Carrie Cisek firmly believes in continuous improvement, and she’s always seeking novel ways to do things that further business and employee objectives. GovDelivery CEO Scott Burns saw Cisek in action when they worked at another company, and it’s why he hired her to lead human resources.
Now vice president of human resources, Cisek’s guidance has helped GovDelivery LLC forge strong growth. Burns gives ample credit to Cisek and her mission to create a culture of transparency that has boosted employee engagement and retention.
“Carrie looks at things with fresh eyes, and that’s intertwined with bringing a lot of humility to each situation,” Burns says. “She doesn’t assume she has the best answer. She goes out and listens and talks to people until she finds the best solution. She believes that every single thing in this business could be better. That’s really an asset when you’re trying to grow.”
Cisek also has been contributing her talents beyond her office. In 2015, she joined the Ramsey County Workforce Innovation Board. And last year, Cisek joined the tech team of Make It. MSP. It’s an initiative of metro-area economic development organization Greater MSP that partners with employers to help the region maintain its competitive advantage. Maintaining such an advantage is something she knows very well.
1998 – Carrie Cisek co-founds SafeRent, a Denver start-up focused on fast online apartment applicant screening; she becomes the company’s director of human resources before its sale in 2002.
2004 – Cisek launches One Two Nine, a Minneapolis-based consulting firm that provides human resources and internet research consulting services.
2005 – Cisek co-founds a charter school in Columbia Heights, the Academy of BioScience, where she also developed curriculum, taught fifth grade and established and administered benefits.
2010 – Cisek joins GovDelivery as director of human resources after serving as an HR consultant there for five years.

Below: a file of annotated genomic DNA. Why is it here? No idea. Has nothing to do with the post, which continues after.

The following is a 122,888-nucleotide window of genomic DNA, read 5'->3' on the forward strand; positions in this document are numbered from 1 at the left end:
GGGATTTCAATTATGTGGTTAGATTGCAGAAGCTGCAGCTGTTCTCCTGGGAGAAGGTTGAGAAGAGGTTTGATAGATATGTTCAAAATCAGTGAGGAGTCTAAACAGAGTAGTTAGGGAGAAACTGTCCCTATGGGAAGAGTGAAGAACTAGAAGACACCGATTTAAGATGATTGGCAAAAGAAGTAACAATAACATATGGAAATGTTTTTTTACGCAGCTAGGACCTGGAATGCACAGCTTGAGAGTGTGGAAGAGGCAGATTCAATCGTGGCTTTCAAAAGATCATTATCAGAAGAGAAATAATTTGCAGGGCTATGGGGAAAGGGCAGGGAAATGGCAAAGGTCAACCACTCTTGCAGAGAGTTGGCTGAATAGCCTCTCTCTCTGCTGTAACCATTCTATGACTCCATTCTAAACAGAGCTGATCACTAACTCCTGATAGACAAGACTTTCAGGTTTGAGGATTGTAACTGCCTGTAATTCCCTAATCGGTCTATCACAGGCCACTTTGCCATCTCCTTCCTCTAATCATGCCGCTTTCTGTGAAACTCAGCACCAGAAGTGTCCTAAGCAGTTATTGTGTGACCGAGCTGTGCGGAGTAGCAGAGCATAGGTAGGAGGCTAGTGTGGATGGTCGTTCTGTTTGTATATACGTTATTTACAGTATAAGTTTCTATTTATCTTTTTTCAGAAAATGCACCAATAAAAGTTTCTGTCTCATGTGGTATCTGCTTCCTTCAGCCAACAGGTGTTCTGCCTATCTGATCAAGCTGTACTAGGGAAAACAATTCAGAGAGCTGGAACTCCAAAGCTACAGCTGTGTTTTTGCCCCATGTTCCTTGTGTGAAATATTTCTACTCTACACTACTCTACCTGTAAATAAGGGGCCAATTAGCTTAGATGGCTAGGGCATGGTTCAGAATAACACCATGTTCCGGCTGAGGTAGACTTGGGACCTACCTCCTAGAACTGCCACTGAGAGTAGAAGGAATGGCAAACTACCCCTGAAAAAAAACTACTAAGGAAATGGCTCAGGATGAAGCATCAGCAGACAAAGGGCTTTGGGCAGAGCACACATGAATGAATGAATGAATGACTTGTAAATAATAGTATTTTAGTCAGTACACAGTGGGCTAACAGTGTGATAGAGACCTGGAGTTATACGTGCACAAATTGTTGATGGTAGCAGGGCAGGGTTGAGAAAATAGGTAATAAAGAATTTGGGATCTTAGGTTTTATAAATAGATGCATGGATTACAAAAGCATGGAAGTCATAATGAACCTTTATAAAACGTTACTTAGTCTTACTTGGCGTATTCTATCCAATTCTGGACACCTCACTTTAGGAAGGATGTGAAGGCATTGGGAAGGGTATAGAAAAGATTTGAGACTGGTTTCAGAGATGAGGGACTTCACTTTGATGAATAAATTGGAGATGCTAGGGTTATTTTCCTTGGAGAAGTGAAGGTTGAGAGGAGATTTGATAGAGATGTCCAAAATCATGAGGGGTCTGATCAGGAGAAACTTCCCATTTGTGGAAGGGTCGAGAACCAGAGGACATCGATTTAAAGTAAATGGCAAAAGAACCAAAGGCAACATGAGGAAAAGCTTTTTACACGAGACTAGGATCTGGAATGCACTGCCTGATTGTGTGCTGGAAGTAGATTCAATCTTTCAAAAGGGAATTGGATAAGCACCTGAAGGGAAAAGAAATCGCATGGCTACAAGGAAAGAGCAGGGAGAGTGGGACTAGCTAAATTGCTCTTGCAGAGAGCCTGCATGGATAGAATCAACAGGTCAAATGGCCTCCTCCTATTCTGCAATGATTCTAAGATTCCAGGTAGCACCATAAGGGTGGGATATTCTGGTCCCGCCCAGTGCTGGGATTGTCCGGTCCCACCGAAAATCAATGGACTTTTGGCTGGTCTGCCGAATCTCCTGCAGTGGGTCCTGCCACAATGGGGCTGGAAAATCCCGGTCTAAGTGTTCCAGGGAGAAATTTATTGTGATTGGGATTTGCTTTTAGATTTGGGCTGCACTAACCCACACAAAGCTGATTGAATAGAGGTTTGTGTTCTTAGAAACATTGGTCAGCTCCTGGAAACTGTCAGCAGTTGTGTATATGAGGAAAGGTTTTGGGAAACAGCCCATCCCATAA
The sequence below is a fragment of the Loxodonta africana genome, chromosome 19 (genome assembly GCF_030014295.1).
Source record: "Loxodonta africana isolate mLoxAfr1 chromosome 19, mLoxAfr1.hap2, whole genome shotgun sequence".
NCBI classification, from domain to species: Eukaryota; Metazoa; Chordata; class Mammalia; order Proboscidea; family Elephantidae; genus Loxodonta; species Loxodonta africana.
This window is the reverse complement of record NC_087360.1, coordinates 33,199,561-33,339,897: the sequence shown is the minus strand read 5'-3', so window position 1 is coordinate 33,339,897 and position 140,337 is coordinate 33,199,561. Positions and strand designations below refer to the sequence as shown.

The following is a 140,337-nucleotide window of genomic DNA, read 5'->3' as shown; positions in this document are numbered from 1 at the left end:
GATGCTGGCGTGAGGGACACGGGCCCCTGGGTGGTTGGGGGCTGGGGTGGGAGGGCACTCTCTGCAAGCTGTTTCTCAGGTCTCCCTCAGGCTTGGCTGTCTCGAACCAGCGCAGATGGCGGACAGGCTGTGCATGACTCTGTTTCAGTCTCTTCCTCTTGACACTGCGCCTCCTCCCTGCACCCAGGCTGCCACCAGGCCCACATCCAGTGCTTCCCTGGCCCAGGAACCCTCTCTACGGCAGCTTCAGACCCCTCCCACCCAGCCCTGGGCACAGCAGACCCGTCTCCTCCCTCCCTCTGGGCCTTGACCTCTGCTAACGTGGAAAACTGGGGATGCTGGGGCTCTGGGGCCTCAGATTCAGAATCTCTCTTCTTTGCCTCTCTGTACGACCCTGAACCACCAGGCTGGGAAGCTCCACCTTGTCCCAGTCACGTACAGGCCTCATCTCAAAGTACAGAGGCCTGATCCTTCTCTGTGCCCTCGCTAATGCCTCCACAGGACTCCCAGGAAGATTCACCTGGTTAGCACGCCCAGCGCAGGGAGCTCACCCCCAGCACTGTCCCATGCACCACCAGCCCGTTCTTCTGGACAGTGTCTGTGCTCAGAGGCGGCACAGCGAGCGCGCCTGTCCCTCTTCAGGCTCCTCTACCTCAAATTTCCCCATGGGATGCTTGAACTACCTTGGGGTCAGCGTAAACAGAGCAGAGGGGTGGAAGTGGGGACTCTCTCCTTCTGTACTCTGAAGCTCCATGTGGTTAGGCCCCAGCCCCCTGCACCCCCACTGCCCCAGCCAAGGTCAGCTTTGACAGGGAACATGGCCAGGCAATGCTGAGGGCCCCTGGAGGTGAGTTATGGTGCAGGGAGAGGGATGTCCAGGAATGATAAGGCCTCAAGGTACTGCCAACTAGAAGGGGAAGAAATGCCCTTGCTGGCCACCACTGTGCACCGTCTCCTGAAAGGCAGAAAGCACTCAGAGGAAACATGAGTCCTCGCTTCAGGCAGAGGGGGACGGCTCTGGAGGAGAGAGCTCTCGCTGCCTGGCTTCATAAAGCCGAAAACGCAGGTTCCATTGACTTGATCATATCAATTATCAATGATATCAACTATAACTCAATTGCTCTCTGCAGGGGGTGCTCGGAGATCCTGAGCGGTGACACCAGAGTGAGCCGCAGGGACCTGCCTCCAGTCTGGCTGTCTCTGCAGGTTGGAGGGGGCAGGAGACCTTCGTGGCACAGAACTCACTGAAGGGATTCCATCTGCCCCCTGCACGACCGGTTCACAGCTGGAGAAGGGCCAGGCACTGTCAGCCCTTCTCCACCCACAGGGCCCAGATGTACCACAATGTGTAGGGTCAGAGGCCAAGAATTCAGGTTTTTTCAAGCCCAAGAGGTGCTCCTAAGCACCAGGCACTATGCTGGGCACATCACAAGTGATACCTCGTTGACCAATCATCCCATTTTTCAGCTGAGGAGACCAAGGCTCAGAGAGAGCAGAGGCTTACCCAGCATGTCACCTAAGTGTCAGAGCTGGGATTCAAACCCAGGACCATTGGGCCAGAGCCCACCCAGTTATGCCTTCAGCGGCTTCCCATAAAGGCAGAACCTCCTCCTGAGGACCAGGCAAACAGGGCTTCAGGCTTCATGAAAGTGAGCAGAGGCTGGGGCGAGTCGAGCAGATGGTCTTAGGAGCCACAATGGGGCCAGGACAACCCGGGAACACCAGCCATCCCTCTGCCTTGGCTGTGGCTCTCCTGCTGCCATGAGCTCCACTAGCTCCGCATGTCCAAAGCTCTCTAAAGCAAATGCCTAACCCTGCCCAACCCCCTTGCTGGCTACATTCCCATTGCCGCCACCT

2016 – GovDelivery merges with Colorado-based Granicus Inc., another government-focused technology company.
Q & A
First experience as a leader
I was a competitive gymnast, and I went to a small school where I could be a class president and captain of different sports teams. Through sports especially, I learned perseverance and resilience, and the strength to deal with setbacks. It really helps with coaching and taking and giving feedback. You learn fortitude and how to encourage team members and provide support.
We were rolling out some stock options at the first start-up I worked at. Some people weren’t all that enthusiastic about the additional shares they were receiving. The CFO told me, “You can give everyone a brick of gold and someone will complain that they have to carry it to their car.” It caught me off guard that someone would be dissatisfied. I was disappointed because I thought it was a win. Now I don’t take it personally—it’s just human nature. It’s impossible to please everyone.
We’re going through a merger right now. I think that will be the greatest challenge of my career. There is a lot for us to sort out in a short window of time. We want to make sure we’re making decisions that are well-received and keep the trajectory of our business on track. It would be easy to make some missteps that could derail or demotivate employees. I hope we raise the bar with best practices from both sides, and that there are real, tremendous benefits from this new entity.